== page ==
Darśanīya (दर्शनीय).—[adjective] = darśata + to be shown, to be made to appear (in court).Source: Cologne Digital Sanskrit Dictionaries: Aufrecht Catalogus Catalogorum
Darśanīya (दर्शनीय) as mentioned in Aufrecht’s Catalogus Catalogorum:—poet. [Subhāshitāvali by Vallabhadeva] See Dorlatikādarśanīya.
—a son of Prakāśavarṣa, poet. [Subhāshitāvali by Vallabhadeva]
1) Darśanīya (दर्शनीय):—[from darśa] mfn. visible, [Rāmāyaṇa i, v]
2) [v.s. ...] worthy of being seen, good-looking, beautiful, [Taittirīya-saṃhitā ii, 7, 9; Śatapatha-brāhmaṇa xiii; ṢaḍvBr.; Chāndogya-upaniṣad; Śāṅkhāyana-gṛhya-sūtra; Mahābhārata] etc. (superl. -tama, [ii; Rāmāyaṇa iii; Bhāgavata-purāṇa iv])
3) [v.s. ...] to be shown, [Kathāsaritsāgara lxxi, 20]
4) [v.s. ...] to be made to appear (before the judge), [Manu-smṛti viii, 158; Manvarthamuktāvalī, kullūka bhaṭṭa’s Commentary on manu-smṛti]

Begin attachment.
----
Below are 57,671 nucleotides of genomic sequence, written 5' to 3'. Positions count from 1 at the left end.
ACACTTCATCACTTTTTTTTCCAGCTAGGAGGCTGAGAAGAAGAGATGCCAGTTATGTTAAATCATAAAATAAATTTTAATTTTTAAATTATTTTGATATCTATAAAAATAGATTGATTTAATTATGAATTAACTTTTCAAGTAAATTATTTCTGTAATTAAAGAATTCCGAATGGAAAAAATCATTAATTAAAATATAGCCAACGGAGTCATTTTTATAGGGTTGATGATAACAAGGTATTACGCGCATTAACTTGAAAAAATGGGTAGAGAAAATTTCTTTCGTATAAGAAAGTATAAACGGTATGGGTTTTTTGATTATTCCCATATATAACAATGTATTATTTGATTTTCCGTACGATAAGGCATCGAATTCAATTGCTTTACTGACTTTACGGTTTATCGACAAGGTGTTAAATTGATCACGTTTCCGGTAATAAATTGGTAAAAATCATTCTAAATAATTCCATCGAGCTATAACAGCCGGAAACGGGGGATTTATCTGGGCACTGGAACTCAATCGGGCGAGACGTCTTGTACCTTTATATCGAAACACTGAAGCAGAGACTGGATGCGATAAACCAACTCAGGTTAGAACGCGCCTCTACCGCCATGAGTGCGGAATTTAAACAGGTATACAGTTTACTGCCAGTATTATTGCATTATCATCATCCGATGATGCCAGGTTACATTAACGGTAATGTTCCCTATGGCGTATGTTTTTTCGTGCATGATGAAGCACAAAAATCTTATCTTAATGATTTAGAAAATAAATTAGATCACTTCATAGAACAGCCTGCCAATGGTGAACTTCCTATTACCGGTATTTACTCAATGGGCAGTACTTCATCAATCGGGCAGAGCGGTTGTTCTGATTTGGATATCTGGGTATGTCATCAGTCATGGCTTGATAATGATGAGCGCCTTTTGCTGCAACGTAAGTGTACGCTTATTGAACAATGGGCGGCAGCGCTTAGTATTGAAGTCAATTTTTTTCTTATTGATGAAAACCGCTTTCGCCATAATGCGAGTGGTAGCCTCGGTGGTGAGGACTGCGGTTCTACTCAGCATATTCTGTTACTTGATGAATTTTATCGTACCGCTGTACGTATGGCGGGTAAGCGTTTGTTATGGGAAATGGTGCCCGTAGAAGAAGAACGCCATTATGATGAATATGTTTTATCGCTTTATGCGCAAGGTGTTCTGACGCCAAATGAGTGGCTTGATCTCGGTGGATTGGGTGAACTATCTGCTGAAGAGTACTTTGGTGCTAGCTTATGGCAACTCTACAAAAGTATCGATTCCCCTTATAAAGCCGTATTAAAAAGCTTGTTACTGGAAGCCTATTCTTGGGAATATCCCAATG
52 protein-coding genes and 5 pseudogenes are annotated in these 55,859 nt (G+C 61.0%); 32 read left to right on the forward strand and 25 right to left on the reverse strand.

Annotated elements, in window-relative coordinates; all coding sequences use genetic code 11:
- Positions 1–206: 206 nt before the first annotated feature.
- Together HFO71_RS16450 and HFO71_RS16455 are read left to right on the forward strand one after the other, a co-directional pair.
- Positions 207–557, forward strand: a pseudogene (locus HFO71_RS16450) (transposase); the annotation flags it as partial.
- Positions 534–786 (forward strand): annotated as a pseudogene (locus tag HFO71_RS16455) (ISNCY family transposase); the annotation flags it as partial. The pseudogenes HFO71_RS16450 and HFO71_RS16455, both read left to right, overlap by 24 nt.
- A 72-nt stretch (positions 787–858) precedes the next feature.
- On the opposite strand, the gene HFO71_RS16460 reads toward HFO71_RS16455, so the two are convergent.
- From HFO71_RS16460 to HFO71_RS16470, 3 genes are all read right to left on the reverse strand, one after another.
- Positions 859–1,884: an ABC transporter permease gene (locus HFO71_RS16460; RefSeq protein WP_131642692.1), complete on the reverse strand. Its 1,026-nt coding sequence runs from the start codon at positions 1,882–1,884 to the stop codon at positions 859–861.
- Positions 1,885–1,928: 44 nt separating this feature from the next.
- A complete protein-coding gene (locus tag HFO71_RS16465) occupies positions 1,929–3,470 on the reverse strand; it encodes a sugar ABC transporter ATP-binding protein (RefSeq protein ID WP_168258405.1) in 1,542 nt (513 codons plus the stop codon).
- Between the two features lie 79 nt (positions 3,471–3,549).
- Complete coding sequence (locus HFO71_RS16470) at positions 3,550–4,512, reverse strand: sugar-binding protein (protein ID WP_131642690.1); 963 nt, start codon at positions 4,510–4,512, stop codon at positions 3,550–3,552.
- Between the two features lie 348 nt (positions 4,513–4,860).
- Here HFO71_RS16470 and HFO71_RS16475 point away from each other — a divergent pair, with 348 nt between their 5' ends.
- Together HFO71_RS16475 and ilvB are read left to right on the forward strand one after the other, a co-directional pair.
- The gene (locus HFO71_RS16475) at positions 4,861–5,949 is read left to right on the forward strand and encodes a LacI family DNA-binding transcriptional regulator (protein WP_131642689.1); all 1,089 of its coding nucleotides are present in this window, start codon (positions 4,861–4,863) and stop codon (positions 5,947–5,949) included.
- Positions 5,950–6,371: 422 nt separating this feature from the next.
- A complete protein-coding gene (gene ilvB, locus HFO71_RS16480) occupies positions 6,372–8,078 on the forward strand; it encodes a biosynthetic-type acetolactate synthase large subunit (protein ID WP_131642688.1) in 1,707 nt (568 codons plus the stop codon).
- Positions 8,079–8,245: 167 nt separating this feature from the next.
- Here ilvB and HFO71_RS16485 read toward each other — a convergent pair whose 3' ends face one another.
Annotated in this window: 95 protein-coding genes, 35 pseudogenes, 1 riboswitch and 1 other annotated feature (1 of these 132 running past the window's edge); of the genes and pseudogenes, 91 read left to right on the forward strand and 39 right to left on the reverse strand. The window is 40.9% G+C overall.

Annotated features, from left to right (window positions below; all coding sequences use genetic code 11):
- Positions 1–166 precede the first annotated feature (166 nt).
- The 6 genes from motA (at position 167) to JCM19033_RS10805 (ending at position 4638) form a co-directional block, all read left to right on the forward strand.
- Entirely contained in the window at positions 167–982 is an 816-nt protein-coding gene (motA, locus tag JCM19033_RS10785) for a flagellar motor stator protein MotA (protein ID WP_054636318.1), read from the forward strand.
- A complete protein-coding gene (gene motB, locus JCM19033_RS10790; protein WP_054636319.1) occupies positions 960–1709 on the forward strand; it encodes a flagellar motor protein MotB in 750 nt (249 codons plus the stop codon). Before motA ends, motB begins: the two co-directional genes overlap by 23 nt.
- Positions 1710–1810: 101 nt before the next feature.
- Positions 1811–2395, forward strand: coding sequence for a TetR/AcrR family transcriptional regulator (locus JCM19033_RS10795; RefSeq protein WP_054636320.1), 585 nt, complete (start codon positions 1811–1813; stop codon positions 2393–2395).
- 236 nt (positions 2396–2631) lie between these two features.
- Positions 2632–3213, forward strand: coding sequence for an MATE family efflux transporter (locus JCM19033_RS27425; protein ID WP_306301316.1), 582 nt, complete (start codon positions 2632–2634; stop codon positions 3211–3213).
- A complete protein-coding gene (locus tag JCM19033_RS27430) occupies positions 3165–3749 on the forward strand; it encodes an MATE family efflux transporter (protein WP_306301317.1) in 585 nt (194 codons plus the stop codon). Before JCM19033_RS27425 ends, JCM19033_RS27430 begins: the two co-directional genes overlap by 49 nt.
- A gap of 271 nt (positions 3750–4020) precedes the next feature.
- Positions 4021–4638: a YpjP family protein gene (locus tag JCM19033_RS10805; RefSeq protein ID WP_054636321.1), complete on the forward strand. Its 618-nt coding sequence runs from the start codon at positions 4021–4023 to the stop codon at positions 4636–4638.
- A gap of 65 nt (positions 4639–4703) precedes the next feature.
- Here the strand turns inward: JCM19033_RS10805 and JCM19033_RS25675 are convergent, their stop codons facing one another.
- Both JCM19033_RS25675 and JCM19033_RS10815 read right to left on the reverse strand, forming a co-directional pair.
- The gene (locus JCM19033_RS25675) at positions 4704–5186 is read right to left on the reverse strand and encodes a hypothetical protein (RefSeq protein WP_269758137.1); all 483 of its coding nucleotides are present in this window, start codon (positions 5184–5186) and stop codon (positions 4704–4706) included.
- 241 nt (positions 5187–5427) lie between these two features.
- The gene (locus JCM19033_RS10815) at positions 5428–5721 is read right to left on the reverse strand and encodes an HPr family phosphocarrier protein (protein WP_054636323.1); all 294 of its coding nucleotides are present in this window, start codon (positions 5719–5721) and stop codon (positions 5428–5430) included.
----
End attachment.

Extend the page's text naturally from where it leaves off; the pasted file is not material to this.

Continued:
5) [v.s. ...] m. Asclepias gigantea, [Nighaṇṭuprakāśa]
6) [v.s. ...] cf. a-.
7) Darśanīyā (दर्शनीया):—[from darśa] f. of ya.Source: Cologne Digital Sanskrit Dictionaries: Yates Sanskrit-English Dictionary
Darśanīya (दर्शनीय):—[(yaḥ-yā-yaṃ) a.] Beautiful, worth seeing; visible.Source: DDSA: Paia-sadda-mahannavo; a comprehensive Prakrit Hindi dictionary (S)
[Sanskrit to German]
Sanskrit, also spelled संस्कृतम् (saṃskṛtam), is an ancient language of India commonly seen as the grandmother of the Indo-European language family (even English!). Closely allied with Prakrit and Pali, Sanskrit is more exhaustive in both grammar and terms and has the most extensive collection of literature in the world, greatly surpassing its sister-languages Greek and Latin.